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Ants-in-the-Pants Not a Fun Game

Yesterday while removing spring/summer blooming plants in a raised bed, I found a little more than dying plants. Recent rains encouraged fire ants (Solenopsis invicta) to look for higher ground. Raised bed = water-free home. Think of a beach house on stilts. Part of the mound fell from the root ball of a plant onto the leg of my jeans. Passersbyers witnessed moves that haven’t come from my body in quite some time when  I was
stung several times. I still can’t figure out how those demons got skin contact. Soon after the fiery sensation (thus, the common name),  itchy red bumps emerged, morphing overnight into nasty looking bumps that made my right leg look more like a 14-year-old boy’s face.

These boogers have been a southern gardener – and nature lover – problem for several decades now, hitching a ride into the U.S. on ships or even plants imported from their native South America. This invasion does have its upside, though. “Fire ants voraciously consume populations of fleas, ticks, termites, cockroaches, chinch bugs, mosquito eggs and larva, scorpions, etc.” says Galveston County Master Gardener Trish McDaniel in a publication called “Beneficials In the Landscape” from Texas A&M University. “(The) culinary creed for fire ants could be: if it will stay still for a bit, then it’s dinner!”

As far as full-grown humans and livestock, this appetite fire ants have for the things we hate most is good news. Not so much for little ones, though. A fawn born near a fire ant mound can spell disaster if momma doe doesn’t get her baby away quickly enough. So too with a calf or kitten.


Organic pest control is always best to use near children or pets.

There are a number of organic methods for ridding yourself, albeit temporarily, of fire ants. (A great website for this information is from Urban Harvest.) One free way is to pour boiling water on the mound’s freeway. Do this several times over a two-hour period for the best results, as some of the ants could be too far down in the earth to be killed with the 1st pour. As they BRING OUT THEIR DEAD (you Monte Python fans know the line), hit the mound again.

When I found the mound – or they found me – yesterday, I took a little different approach. With a school nearby and me nearby (I’m a clutz and can’t blame McDonald’s if I get scalded), I sprinkled a bit of instant grits around the area.


For a cheap & easy fire ant bait, you can KISS MY GRITS!

The ants will take it down deep into the mound where it will absorb liquid and they’ll blow up like they’re on steroids and eventually implode. Or explode. The point is, they’ll no longer bite.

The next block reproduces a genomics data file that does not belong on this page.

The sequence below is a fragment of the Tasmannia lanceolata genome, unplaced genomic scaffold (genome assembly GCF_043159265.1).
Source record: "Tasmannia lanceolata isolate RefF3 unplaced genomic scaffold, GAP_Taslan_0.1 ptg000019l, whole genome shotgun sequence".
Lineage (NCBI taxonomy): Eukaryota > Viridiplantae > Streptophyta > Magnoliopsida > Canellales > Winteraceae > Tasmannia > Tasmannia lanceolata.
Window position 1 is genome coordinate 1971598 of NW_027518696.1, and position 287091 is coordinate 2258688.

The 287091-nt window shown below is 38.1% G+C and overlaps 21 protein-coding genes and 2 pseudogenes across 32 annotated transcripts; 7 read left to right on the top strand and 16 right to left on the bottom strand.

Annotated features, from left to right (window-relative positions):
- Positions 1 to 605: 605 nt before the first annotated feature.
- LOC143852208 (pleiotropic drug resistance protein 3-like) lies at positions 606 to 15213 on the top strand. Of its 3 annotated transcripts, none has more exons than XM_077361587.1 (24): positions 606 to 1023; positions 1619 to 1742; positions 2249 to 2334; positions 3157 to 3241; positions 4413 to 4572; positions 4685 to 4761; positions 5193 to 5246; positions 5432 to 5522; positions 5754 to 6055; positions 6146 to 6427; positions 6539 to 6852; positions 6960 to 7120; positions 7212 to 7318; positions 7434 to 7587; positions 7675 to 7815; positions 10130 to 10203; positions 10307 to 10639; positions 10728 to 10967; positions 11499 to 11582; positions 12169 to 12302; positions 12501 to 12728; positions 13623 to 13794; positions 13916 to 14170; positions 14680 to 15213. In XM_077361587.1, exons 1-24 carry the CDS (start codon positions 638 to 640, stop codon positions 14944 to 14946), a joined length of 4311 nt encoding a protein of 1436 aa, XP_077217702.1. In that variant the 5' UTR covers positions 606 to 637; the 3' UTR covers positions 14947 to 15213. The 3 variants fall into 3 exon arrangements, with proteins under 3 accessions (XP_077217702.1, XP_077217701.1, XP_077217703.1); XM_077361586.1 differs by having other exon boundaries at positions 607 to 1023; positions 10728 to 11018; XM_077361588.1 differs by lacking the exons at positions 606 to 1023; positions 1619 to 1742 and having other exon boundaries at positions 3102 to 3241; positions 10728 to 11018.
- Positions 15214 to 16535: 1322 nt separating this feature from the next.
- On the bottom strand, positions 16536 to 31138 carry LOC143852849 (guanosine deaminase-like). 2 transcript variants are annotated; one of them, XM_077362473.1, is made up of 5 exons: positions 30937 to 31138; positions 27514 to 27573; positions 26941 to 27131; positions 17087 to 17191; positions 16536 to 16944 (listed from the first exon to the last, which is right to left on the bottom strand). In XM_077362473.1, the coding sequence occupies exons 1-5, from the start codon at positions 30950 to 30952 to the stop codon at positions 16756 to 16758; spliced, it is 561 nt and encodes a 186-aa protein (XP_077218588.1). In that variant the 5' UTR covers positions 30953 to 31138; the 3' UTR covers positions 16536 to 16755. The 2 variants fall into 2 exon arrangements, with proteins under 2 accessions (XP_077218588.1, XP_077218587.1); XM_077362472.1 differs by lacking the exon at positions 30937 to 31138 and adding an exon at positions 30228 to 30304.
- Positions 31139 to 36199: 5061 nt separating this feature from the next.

So sorry to disappoint, but I’ll not be doing the ants-in-the-pants dance for a bit. Unless DANCING WITH THE STARS calls. Then could I borrow a mound from you? That’s basically the only way to get my groove on these days, I’m afraid.


all lit up and nowhere to go

My newest book is progressing nicely. All work on it has halted for the moment, however: the boss bumped me to a new office upstairs.

In most worlds, moving up in the building = moving up in the company. Not so much here. I’ll have to actually MAKE an office before I can work in it. I’m banned from my garden until I complete the task, too. It’s not a sacrifice staying inside right now since temps still hover in the mid – high 90’s in my garden. It is tough to know I must sacrifice my last BOX BASTION and organize the catch-all-junk-drawer of our house into a usable office.

This old lamp needs a serious make-over.

This old lamp needs a serious make-over.

The most difficult part of the job? It requires completing a project, emptying said boxes and finding a home for the contents. The reason those boxes have been sitting up there since we moved a year ago is I didn’t want to deal with sorting and making decisions on the contents. Some items no longer fit our needs. Some don’t fit our decor. Some were gifts, some we bought on impulse. Most I don’t even remember why we bothered to box and move. Besides an every-growing pile destined for Salvation Army, I’ve decided it’s terribly wasteful to get rid of everything and buy all new. Instead, I’m re-doing lamps and furniture, a mini-makeover, repurposing what I can salvage from our past.

One of my favorite authors – Alice Hoffman – paints her office with each book project. That seems ambitious – and EXPENSIVE – since she writes one every year or so. I actually enjoy construction and would choose busying myself in the garden or my house over writing most days. Writing deadlines are essential for me, primarily since authorship is a love/hate relationship. I LOVE speaking to groups and schools. I LOVE starting new book or magazine projects and doing extensive research. I HATE being forced to sit for hours at a computer to write and find it even more excruciating to stick with things once the new’s worn thin.

Hmmmmm.  I wonder if Alice dreads the deed as much as I do and paints to keep from writing.